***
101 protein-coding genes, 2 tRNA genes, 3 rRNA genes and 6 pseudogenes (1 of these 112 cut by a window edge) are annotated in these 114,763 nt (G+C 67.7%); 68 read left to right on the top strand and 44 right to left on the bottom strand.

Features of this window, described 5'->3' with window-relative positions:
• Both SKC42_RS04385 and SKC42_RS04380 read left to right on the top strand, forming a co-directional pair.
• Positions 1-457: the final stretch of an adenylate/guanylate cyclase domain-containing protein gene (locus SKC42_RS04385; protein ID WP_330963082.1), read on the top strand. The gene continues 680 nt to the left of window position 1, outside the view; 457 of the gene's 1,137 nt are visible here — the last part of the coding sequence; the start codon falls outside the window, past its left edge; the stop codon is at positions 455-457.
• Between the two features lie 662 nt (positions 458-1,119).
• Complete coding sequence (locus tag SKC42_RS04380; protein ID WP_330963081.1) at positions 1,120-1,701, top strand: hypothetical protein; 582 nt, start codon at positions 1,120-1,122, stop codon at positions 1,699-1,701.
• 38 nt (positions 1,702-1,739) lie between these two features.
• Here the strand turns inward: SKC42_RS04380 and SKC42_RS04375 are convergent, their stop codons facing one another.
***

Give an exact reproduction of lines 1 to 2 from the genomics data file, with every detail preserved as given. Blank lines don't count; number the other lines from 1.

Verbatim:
101 protein-coding genes, 2 tRNA genes, 3 rRNA genes and 6 pseudogenes (1 of these 112 cut by a window edge) are annotated in these 114,763 nt (G+C 67.7%); 68 read left to right on the top strand and 44 right to left on the bottom strand.

Features of this window, described 5'->3' with window-relative positions: